This morning, when I drove to work, all that was left of the accident was a mangled guard rail and some heavy equipment that must have been used to remove the debris. All along the interstate, for miles and miles, semi-trucks were parked along the side of the road—the drivers forced to sleep where they were due to a closed roadway. As I passed the site of the accident, trucks behind me and trucks before, I felt I was entering sacred ground. And these brother truck drivers stood sentinel, a testament to the fragility of our human lives.

In my Bible study this week, the author talks about how King Solomon uses the phrase “under the sun” a lot in the book of Ecclesiastes. As in “there is nothing new under the sun” or “the work that is done under the sun was grievous to me.” Wiersbe says, “It defines the outlook of the writer as he looks at life from a human perspective and not necessarily from heaven’s point of view.” Solomon was so wise and gifted. And I wonder if he was really saying that it is only when we take account of that which is over the sun can we fully live into this life we are given.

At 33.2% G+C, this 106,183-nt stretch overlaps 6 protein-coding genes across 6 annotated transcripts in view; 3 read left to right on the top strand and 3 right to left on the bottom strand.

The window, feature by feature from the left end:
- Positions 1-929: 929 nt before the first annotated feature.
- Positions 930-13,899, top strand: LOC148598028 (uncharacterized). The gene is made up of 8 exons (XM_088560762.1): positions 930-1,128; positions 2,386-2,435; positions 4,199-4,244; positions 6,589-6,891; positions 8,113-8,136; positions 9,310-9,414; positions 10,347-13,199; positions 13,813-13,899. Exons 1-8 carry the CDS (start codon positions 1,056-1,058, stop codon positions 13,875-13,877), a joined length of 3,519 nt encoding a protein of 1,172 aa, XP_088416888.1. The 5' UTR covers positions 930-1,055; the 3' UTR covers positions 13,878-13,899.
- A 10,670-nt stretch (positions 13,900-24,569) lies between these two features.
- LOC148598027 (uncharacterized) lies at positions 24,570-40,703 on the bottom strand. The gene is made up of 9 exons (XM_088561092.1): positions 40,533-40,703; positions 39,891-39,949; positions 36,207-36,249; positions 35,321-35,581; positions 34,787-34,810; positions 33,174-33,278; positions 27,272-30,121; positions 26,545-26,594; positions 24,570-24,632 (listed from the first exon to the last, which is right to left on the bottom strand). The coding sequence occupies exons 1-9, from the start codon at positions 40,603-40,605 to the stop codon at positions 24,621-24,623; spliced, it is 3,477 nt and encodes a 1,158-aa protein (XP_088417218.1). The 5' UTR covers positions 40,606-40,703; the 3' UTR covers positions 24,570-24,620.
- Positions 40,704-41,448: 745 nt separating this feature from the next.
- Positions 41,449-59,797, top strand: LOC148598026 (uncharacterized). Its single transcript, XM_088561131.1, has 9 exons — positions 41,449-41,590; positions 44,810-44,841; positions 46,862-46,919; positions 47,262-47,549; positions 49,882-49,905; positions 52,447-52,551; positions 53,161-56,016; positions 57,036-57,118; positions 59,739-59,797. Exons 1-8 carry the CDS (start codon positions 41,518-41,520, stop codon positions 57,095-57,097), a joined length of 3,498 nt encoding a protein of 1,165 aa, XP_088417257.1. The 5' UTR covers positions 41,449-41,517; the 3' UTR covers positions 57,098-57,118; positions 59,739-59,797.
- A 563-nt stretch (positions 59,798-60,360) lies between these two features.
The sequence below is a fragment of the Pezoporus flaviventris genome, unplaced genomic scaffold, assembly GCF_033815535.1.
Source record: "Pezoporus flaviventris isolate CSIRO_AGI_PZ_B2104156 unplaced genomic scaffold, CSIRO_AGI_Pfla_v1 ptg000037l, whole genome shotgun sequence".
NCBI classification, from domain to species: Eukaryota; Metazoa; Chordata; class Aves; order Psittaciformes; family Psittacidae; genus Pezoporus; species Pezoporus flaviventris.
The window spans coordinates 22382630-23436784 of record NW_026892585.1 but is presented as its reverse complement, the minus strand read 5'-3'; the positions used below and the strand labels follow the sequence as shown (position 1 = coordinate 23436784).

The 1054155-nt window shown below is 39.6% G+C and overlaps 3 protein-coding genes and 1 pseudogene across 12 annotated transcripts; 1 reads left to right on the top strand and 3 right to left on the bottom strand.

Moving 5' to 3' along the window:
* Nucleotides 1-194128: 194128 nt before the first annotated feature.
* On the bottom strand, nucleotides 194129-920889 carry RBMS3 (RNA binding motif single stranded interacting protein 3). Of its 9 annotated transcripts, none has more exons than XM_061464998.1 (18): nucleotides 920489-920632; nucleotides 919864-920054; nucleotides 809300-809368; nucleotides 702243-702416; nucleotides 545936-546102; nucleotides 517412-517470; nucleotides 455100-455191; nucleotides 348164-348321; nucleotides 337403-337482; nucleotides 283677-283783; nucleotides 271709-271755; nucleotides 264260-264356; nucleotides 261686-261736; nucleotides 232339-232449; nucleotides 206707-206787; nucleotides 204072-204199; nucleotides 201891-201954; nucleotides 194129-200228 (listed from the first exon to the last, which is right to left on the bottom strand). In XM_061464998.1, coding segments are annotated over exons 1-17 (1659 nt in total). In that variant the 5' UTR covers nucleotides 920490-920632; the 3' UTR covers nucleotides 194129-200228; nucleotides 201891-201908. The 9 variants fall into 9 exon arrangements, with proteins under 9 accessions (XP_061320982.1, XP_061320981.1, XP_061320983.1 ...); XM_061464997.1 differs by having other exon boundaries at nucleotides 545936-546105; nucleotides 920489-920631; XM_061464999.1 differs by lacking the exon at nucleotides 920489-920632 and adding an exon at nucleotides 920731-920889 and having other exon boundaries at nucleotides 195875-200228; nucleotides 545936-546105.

So many things under the sun can discourage and disappoint. A tragic accident, the way time slips through my fingers, saying goodbye to my boy again … All of these things matter. The things that happen in this life matter. They matter to the world; they matter to God. This life matters. We are not simply here to wait for a better way. Scripture tells us Jesus came so that we might have abundant life. But this life is nestled into a bigger story. These hardships in this life, when taken in context of the bigger story, allow our hearts to be prospered—to grow richer and deeper and abundant in love. But only when I am able to keep an eternal perspective—to think on things over the sun—am I able to feel the fullness of the sadness but also of joy.

When life feels meaningless, I will remember. There is a bigger story. And I am a part of it.

Playdates: How doing what you love keeps the living sweet

When we first met, you all would get together in your parents garage and play, remember that? The wives and girlfriends would pull up lawn chairs, clap our hands. Sometimes we danced. You did that for years—played for no one…for us…for yourselves and the love of the music. Even with the small eyes I had back then I could see it. 
You are most alive when you are making music.
Every February we’d have the Mardi Gras party an how you looked forward to that. A chance to play for all our friends and share this love that burned in you. Back then it was just four guys who’d known each other most of their lives—been through junior high and high school together.